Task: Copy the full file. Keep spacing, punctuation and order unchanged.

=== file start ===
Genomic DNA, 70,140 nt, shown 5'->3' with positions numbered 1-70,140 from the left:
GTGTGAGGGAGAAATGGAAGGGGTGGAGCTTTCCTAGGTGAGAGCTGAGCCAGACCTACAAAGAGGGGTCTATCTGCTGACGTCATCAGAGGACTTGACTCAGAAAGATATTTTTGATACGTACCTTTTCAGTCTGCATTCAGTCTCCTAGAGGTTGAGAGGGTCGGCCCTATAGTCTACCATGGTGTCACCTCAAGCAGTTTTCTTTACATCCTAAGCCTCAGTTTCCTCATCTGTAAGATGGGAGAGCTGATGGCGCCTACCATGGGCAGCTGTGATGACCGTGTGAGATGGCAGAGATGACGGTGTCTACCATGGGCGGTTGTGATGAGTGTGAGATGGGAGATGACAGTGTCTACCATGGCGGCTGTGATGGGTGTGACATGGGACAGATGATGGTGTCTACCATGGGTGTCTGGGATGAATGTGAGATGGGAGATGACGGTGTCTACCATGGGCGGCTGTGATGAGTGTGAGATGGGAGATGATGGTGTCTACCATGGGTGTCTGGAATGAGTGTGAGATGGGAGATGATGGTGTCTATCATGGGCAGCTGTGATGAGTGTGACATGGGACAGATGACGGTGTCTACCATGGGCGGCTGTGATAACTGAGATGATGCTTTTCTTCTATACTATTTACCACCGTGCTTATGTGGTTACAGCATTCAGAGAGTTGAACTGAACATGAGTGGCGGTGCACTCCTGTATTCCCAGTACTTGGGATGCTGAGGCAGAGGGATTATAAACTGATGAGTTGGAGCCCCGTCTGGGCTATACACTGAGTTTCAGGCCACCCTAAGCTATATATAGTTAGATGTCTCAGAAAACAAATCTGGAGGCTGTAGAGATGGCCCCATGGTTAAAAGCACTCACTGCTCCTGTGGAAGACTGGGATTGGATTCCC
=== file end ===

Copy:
Genomic DNA, 70,140 nt, shown 5'->3' with positions numbered 1-70,140 from the left:
GTGTGAGGGAGAAATGGAAGGGGTGGAGCTTTCCTAGGTGAGAGCTGAGCCAGACCTACAAAGAGGGGTCTATCTGCTGACGTCATCAGAGGACTTGACTCAGAAAGATATTTTTGATACGTACCTTTTCAGTCTGCATTCAGTCTCCTAGAGGTTGAGAGGGTCGGCCCTATAGTCTACCATGGTGTCACCTCAAGCAGTTTTCTTTACATCCTAAGCCTCAGTTTCCTCATCTGTAAGATGGGAGAGCTGATGGCGCCTACCATGGGCAGCTGTGATGACCGTGTGAGATGGCAGAGATGACGGTGTCTACCATGGGCGGTTGTGATGAGTGTGAGATGGGAGATGACAGTGTCTACCATGGCGGCTGTGATGGGTGTGACATGGGACAGATGATGGTGTCTACCATGGGTGTCTGGGATGAATGTGAGATGGGAGATGACGGTGTCTACCATGGGCGGCTGTGATGAGTGTGAGATGGGAGATGATGGTGTCTACCATGGGTGTCTGGAATGAGTGTGAGATGGGAGATGATGGTGTCTATCATGGGCAGCTGTGATGAGTGTGACATGGGACAGATGACGGTGTCTACCATGGGCGGCTGTGATAACTGAGATGATGCTTTTCTTCTATACTATTTACCACCGTGCTTATGTGGTTACAGCATTCAGAGAGTTGAACTGAACATGAGTGGCGGTGCACTCCTGTATTCCCAGTACTTGGGATGCTGAGGCAGAGGGATTATAAACTGATGAGTTGGAGCCCCGTCTGGGCTATACACTGAGTTTCAGGCCACCCTAAGCTATATATAGTTAGATGTCTCAGAAAACAAATCTGGAGGCTGTAGAGATGGCCCCATGGTTAAAAGCACTCACTGCTCCTGTGGAAGACTGGGATTGGATTCCC